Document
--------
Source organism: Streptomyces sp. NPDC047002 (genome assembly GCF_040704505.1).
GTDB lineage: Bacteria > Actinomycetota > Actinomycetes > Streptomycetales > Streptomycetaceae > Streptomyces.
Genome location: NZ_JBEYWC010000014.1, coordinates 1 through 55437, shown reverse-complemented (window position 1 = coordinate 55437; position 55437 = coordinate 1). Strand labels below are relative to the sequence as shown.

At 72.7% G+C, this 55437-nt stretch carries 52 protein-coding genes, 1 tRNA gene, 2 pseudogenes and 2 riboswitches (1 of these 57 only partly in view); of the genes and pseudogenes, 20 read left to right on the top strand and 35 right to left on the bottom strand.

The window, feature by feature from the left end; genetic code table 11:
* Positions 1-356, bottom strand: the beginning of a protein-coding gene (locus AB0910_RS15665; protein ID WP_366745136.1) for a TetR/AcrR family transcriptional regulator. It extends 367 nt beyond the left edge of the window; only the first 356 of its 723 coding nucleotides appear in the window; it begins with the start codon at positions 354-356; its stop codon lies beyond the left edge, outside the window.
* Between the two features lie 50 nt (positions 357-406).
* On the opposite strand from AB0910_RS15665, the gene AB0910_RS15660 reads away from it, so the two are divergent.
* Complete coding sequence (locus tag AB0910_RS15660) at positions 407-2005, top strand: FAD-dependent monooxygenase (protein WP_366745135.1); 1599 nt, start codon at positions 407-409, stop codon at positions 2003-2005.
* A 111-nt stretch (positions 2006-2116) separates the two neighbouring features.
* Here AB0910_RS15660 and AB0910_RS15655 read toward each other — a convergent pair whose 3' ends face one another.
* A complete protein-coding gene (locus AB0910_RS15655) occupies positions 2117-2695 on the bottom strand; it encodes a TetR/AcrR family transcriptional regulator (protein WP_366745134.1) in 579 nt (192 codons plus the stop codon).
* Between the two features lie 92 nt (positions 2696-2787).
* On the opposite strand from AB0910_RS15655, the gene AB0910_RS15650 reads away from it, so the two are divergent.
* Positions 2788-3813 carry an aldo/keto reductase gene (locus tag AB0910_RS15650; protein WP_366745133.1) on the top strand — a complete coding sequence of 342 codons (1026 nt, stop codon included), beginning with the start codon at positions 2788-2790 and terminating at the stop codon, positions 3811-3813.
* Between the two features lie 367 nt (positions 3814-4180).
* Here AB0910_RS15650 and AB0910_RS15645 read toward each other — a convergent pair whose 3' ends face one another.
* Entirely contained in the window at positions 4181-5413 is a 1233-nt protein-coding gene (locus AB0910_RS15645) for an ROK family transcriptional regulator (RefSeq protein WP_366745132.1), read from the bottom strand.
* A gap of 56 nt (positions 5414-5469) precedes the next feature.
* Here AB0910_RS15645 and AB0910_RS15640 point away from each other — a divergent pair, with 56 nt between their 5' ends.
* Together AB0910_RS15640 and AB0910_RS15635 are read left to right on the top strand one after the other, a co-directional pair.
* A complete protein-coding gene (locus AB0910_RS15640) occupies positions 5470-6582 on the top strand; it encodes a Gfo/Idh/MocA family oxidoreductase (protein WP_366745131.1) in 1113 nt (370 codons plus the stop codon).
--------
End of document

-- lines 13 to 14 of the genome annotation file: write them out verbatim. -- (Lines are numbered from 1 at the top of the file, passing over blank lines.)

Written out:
* Between the two features lie 92 nt (positions 2696-2787).
* On the opposite strand from AB0910_RS15655, the gene AB0910_RS15650 reads away from it, so the two are divergent.